These are copied right from the latest news. Where is the value? Who is the fire protection experts in the eyes of the public? Where will they turn? Who will they support? Who is providing the value?

    This Blitz is a continuation of Nationwide Fire Safety Campaign launched by the American Red Cross in October 2014. The goal of the campaign is to reduce deaths and injuries from home fires by as much as 25 percent over the next five years.

    Since the campaign launched last year, teams of Red Cross volunteers and fire officials have installed more than 2,200 smoke alarms and provided fire safety information in neighborhoods across South Carolina.

    To learn more about fire prevention visit Redcross.org. To learn more about becoming a volunteer or donating to help people affected by disasters like home fires visit www.redcross.org/EasternSC or call 843.477.0020."

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    I say let them put up smoke detectors until the cows come home in my district. We are volunteer and we do well to get people with enough time to train and respond to calls. We have done a couple of smoke detector efforts and we do prevention here and there. But if they want it, they can have it. A paid department probably has the staffing to do more, but not us.

    It's a big leap to go from prevention and education into suppression, at least in areas with more than a rudimentary fire department.

    And how do we look to the public if they thinking we're getting jealous of the Red Cross, or territorial about what they do? Especially when we don't have time to do it?
    Last edited by EastKyFF; 03-02-2015 at 12:45 PM.
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    Quote Originally Posted by EastKyFF View Post
    I say let them put up smoke detectors until the cows come home in my district. We are volunteer and we do well to get people with enough time to train and respond to calls. We have done a couple of smoke detector efforts and we do prevention here and there. But if they want it, they can have it. A paid department probably has the staffing to do more, but not us.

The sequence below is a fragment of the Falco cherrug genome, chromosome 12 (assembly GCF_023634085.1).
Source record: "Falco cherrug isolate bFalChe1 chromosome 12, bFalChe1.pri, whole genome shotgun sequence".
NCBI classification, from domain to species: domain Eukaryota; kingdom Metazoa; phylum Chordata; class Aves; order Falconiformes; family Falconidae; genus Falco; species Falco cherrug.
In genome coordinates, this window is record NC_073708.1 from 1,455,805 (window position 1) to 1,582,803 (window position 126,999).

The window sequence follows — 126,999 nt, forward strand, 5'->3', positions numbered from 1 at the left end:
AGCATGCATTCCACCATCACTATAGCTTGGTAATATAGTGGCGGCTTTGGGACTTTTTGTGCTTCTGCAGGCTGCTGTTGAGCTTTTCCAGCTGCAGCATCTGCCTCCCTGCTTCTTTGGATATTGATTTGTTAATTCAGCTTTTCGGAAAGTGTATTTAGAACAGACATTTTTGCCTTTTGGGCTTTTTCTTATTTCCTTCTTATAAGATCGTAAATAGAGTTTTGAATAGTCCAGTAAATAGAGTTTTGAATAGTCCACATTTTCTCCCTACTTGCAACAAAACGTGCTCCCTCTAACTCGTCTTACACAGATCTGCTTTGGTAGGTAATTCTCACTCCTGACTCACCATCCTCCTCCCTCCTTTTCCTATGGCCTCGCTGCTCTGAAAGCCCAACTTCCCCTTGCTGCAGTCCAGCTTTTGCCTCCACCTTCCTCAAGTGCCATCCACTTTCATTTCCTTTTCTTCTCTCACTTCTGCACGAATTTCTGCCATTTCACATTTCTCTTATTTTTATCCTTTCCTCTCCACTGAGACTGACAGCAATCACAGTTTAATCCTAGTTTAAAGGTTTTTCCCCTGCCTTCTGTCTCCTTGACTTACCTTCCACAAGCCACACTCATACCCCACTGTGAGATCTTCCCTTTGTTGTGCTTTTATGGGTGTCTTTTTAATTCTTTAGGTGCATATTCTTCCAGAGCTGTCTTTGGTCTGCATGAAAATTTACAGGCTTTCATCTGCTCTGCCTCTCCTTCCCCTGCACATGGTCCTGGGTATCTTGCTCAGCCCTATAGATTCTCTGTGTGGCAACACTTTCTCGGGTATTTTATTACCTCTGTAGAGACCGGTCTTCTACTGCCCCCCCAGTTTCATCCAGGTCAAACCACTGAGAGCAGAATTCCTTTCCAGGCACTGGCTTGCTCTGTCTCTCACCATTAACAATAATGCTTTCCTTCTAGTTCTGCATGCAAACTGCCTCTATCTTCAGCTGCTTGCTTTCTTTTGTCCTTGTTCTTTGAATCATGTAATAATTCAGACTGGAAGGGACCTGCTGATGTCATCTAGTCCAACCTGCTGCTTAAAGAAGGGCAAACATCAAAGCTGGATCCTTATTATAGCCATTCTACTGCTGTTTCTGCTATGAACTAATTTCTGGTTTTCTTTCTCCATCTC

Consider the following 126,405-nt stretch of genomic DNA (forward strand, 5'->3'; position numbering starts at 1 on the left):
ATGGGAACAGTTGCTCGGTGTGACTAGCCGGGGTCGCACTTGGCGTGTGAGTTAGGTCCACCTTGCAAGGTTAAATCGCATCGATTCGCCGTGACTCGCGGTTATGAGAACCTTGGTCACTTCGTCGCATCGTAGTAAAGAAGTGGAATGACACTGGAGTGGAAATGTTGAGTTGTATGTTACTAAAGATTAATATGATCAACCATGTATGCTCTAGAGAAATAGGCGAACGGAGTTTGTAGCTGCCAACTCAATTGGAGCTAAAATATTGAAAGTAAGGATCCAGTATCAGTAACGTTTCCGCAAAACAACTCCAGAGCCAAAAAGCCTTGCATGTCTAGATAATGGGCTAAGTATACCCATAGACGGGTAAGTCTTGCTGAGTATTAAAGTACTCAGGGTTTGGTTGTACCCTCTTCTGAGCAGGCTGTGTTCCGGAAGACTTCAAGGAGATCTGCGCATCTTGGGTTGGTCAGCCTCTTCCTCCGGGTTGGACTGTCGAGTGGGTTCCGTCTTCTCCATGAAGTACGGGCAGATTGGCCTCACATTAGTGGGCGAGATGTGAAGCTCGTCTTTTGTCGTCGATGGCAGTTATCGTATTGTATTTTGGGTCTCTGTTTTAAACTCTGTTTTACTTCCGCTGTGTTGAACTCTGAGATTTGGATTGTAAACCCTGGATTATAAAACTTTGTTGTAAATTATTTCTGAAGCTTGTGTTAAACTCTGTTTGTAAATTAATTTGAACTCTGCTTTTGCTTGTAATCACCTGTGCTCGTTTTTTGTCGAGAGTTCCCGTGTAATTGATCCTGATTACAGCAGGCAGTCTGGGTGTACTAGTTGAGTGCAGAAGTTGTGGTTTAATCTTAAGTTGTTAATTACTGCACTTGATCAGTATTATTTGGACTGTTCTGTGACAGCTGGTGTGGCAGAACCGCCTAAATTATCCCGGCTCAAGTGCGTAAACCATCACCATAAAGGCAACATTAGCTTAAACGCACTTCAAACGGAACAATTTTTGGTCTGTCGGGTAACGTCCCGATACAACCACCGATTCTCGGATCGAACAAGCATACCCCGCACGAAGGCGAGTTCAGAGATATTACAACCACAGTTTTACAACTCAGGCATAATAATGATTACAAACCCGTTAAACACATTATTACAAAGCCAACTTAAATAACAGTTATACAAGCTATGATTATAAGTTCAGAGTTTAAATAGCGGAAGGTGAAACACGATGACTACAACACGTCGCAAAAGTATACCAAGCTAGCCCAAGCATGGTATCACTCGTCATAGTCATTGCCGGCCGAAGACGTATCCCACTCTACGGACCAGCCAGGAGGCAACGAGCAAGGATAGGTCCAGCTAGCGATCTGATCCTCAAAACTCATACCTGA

It's a big leap to go from prevention and education into suppression, at least in areas with more than a rudimentary fire department.

    And how do we look to the public if they thinking we're getting jealous of the Red Cross, or territorial about what they do? Especially when we don't have time to do it?
    Can't say much with volunteers. You all are fully pressed just to staff and respond. I fully appreciate that.

    But suppression and education/prevention is not a big lead. Public supports the fire department. Prevention/education is what gives John Q the daily value he/she wants and keeps the fire service in the forefront of their mind come budget time. Being involved with your community continuously on prevention/education, etc is what gets you support and funding for suppression as well. If the only time your public sees or hear about your department is when there is a fire then when it comes to budget then that's all you'll get. How many fires do you have? That's how often your public hears about what you do. This is not just my philosophy here. Studies after studies show departments who engage their citizens on a regular basis have stronger support and more funding.

    It's not about jealousy. It's about a wake up call. After decades of leading the industrialized world in fire issues the Red Cross has been able to fill such an enormous void in personal fire protection for the everyday citizens. The fact that there are so many homes for them to install smoke detectors in says volumes on how much the fire service has been active in their communities.

    Again if your department is a volunteer department then I tip my hat to you and by no means am I trying to say that volunteers aren't doing enough. No way and no how. But the ARC is not only active in volunteer districts but fully paid/career departments who have had firefighters sitting in stations with homes that are receptive to this public service sitting unengaged until the ARC came along.